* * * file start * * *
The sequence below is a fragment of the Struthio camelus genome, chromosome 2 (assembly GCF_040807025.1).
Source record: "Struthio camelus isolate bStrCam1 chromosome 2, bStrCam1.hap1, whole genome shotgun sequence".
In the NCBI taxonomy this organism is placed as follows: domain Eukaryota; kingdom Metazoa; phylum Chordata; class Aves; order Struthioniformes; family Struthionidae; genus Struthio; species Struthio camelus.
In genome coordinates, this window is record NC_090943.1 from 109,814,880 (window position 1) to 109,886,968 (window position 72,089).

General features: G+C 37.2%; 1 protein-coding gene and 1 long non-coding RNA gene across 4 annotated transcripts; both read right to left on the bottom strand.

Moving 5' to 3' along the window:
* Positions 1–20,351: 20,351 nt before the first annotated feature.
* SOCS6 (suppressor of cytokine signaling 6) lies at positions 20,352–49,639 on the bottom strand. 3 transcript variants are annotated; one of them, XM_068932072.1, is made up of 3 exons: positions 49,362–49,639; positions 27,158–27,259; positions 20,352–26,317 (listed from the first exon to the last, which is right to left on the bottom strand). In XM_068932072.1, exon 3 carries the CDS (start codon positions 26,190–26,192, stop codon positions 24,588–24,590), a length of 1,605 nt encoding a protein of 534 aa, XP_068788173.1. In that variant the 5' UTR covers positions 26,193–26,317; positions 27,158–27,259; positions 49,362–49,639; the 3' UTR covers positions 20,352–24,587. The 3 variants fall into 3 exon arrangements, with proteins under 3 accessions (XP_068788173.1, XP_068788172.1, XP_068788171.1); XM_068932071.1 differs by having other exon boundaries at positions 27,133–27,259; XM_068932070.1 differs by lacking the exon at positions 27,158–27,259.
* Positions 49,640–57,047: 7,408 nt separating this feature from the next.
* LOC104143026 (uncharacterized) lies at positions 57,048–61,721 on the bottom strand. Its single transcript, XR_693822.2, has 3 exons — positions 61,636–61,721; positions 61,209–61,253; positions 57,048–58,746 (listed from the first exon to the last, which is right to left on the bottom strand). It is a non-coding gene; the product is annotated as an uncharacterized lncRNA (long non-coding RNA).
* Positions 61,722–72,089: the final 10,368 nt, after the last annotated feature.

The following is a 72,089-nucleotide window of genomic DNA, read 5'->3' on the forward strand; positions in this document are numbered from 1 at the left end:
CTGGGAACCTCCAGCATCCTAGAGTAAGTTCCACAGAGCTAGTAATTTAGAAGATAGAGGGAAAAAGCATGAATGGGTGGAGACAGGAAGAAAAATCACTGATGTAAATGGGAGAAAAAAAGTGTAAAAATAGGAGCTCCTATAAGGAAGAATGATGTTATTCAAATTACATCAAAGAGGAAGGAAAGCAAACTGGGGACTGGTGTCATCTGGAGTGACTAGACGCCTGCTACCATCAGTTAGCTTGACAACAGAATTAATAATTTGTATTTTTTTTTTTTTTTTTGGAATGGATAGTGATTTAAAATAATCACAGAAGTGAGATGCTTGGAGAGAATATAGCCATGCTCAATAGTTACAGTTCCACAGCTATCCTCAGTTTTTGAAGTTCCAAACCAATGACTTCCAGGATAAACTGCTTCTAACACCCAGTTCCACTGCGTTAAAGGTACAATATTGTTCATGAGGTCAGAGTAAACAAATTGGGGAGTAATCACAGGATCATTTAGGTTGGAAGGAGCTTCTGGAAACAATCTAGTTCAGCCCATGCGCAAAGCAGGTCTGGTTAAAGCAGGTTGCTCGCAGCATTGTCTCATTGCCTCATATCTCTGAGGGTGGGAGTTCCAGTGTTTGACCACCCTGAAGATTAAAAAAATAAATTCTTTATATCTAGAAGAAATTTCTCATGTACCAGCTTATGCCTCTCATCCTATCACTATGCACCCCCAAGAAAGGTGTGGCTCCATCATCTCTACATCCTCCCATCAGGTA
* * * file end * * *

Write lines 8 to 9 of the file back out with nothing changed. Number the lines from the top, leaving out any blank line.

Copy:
* SOCS6 (suppressor of cytokine signaling 6) lies at positions 20,352–49,639 on the bottom strand. 3 transcript variants are annotated; one of them, XM_068932072.1, is made up of 3 exons: positions 49,362–49,639; positions 27,158–27,259; positions 20,352–26,317 (listed from the first exon to the last, which is right to left on the bottom strand). In XM_068932072.1, exon 3 carries the CDS (start codon positions 26,190–26,192, stop codon positions 24,588–24,590), a length of 1,605 nt encoding a protein of 534 aa, XP_068788173.1. In that variant the 5' UTR covers positions 26,193–26,317; positions 27,158–27,259; positions 49,362–49,639; the 3' UTR covers positions 20,352–24,587. The 3 variants fall into 3 exon arrangements, with proteins under 3 accessions (XP_068788173.1, XP_068788172.1, XP_068788171.1); XM_068932071.1 differs by having other exon boundaries at positions 27,133–27,259; XM_068932070.1 differs by lacking the exon at positions 27,158–27,259.
* Positions 49,640–57,047: 7,408 nt separating this feature from the next.